This article was written by Khyati Tripathi, a Commonwealth split-site PhD scholar from the Department of Psychology, University of Delhi, India and pursing a year of her PhD in the Department of Psychosocial Studies at Birkbeck under the supervision of Professor Stephen Frosh. Khyati has been selected for Cumberland Lodge’s Emerging International Leaders Programme on Freedom of Religion or Belief.
Through my PhD project, I am trying to understand how varied social constructions of dead bodies lead to different conceptualizations of death in a culture with a special focus on mortuary techniques (embalmment per se). Death is more than just a biological fact; it is also a social phenomenon. A dead body is the carrier of the social meanings that a culture attaches to death. Each culture has a different lens to look at the bodies whether it be male bodies, female bodies or dead bodies. Through my research I want to know how these cultural lenses differ by drawing a cross-cultural comparison between Delhi (India) and London (UK).
As a curious researcher, I have always been intrigued by the untouched complexes of human existence and death is one of them. This interest is closely tied with my experience of losing a friend in an accident when I was 14 and since then I have been on an ongoing quest to ‘know death’. I have been working in the area of death and related themes for eight years now and this journey started with my first project in the final year of my undergraduate degree, which focused on the impact of physical health on death anxiety, where I worked with terminally ill (cancer patients), chronically ill and healthy individuals. A second research project that soon followed studied death personification i.e. how would people perceive death as a human or a person? A third analyzed the death rituals of three religions- Hinduism, Islam and Christianity and a fourth was an ethnographic study to explore experiences of Hindu death priests of north India.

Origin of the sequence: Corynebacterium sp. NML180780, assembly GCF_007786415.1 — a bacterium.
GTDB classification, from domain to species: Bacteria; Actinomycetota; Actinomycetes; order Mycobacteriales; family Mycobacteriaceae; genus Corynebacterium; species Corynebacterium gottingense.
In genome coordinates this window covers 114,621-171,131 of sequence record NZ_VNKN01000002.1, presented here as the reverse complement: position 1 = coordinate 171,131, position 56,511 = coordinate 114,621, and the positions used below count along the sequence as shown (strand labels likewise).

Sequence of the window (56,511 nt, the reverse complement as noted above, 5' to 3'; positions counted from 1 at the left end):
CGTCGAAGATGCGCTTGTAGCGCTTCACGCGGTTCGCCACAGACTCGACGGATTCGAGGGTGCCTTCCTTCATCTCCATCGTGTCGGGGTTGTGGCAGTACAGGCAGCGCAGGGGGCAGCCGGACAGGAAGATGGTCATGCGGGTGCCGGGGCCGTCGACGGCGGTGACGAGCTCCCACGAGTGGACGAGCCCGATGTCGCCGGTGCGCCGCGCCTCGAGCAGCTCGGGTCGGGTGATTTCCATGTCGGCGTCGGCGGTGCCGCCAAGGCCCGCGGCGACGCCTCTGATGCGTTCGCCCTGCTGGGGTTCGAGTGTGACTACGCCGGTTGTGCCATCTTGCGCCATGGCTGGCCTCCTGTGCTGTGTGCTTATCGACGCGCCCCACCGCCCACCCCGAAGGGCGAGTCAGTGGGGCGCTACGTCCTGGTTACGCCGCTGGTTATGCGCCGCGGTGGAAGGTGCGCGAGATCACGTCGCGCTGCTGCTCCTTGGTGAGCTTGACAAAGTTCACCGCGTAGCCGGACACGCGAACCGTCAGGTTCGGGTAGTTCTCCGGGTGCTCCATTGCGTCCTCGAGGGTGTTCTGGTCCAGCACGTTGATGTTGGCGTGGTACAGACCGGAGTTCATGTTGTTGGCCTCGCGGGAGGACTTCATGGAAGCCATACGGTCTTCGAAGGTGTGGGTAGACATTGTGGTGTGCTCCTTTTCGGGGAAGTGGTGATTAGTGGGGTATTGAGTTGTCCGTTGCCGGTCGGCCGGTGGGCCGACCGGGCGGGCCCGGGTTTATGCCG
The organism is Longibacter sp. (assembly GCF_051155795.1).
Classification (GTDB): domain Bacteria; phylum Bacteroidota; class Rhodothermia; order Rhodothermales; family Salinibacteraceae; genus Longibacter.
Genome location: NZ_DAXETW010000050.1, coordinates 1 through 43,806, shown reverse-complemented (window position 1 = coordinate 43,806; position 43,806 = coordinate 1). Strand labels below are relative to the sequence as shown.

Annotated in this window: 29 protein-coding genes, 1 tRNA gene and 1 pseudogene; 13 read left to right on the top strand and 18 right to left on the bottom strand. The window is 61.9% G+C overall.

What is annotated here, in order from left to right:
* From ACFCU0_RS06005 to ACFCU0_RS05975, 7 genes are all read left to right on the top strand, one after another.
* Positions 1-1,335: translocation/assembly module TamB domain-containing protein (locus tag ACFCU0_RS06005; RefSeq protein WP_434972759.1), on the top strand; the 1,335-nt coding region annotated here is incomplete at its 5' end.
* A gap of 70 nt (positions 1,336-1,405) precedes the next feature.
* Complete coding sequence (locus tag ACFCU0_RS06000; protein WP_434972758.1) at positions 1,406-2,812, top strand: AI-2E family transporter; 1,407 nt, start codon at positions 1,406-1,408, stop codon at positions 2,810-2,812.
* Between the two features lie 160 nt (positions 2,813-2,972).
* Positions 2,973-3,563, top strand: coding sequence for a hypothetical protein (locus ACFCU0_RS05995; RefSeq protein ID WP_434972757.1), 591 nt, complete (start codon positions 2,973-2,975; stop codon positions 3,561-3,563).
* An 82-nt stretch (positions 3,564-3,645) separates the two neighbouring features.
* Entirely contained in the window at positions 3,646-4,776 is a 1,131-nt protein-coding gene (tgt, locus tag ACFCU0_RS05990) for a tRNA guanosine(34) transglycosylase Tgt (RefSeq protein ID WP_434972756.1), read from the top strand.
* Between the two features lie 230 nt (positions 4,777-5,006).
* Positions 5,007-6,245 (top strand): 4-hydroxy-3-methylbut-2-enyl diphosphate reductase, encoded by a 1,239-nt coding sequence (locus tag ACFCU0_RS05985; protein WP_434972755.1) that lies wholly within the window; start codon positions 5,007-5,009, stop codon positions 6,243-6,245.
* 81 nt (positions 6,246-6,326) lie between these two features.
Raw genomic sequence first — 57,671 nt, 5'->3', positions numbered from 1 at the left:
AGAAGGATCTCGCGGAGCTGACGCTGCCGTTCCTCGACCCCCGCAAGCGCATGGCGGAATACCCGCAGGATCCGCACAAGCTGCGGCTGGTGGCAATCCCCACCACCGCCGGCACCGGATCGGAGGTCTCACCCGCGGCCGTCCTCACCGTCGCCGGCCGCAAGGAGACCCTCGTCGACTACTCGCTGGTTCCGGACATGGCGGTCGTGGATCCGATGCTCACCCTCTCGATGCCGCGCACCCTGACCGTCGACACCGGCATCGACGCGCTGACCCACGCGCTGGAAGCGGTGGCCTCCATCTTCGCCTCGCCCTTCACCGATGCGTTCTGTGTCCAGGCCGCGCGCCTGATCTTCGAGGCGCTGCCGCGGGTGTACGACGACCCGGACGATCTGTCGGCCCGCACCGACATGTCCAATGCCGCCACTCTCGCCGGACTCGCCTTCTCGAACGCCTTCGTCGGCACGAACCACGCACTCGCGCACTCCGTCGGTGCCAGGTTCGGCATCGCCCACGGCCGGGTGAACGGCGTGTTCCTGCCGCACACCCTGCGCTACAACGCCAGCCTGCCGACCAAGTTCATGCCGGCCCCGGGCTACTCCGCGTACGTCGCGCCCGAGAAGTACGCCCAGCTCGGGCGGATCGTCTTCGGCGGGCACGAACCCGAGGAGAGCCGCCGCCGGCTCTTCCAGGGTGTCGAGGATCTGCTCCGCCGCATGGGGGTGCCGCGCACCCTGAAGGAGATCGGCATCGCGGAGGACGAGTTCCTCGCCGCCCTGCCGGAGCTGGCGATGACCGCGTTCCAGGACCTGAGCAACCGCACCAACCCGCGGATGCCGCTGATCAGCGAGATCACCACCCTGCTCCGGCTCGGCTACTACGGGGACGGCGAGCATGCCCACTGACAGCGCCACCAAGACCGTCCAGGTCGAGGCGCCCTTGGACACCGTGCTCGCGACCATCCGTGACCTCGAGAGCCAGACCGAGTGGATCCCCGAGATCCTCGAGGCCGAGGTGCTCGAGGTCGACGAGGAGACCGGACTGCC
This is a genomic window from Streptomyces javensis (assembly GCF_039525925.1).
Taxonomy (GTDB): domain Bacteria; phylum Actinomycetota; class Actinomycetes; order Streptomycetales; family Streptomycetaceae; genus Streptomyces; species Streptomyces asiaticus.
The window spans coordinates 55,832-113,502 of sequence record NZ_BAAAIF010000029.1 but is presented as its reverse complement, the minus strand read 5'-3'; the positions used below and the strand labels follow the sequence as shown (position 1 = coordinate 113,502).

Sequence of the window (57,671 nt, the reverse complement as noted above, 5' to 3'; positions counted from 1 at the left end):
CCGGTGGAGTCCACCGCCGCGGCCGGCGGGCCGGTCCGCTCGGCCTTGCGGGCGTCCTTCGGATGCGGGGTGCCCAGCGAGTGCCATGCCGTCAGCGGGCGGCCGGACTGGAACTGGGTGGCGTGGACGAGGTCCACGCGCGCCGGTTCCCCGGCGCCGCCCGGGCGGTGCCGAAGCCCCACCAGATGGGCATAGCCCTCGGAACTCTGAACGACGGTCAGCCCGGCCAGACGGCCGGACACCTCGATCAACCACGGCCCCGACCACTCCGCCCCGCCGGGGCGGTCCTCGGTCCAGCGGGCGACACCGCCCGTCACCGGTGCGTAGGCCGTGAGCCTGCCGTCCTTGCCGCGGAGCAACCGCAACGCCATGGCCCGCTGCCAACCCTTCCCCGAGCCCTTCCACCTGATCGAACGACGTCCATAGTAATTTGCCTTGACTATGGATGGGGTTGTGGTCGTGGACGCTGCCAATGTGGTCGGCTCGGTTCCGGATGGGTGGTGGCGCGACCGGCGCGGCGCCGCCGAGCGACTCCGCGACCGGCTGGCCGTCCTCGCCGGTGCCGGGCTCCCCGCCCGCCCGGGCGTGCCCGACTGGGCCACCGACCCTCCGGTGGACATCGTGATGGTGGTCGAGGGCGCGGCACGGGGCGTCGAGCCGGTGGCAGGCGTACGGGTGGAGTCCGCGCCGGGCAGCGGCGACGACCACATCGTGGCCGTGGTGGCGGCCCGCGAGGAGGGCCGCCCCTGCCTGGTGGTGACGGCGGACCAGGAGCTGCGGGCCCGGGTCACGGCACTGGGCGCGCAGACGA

I have had many different experiences working on these projects. I remember sitting in the waiting area of the hospital where I had to meet cancer patients for my first project and not wanting to go inside thinking ‘I cannot do this’. I had presumed that none of the patients would want to talk to me about death and I would out rightly be rejected and dismissed. Gathering strength, I went inside the ward where I could see at least 15 beds. I took a right and approached the corner most one. There sat a 73-year-old man reading a newspaper. I greeted him and explained to him the purpose and objectives of my study. He replied saying, “of course, ask me whatever you want” while signing the informed consent. My interaction with him lasted almost six hours. My first ever participant made me realize that as a researcher you need to have no notions and assumptions about your field. There were quite a few patients who wanted to talk about death with me because they did not want to talk about it with their family members. I can’t say that I was never rejected, I was – a lot and I accepted all rejections with respect. I knew that I was working in a sensitive research area and needed to be receptive.
I am asked a lot if working in this area makes me ‘depressed’. I would say no, it doesn’t but it does make me ask questions about our existence as humans. It gets overwhelming a lot of times and I distance myself when I feel saturated. My parents have been my pillars of strength. They supported me in each and every endeavor of mine and have given me the emotional care, support and motivation that I needed to continue.
I believe that life is a mystery that unfolds gradually but death is a bigger mystery because it is uncertain and this uncertainty and unpredictability about death make people anxious. Through my research, I want to study different aspects of death (ritual-based, culture-based, etc.) and contribute to the field of ‘Death Education’ in India and elsewhere.. .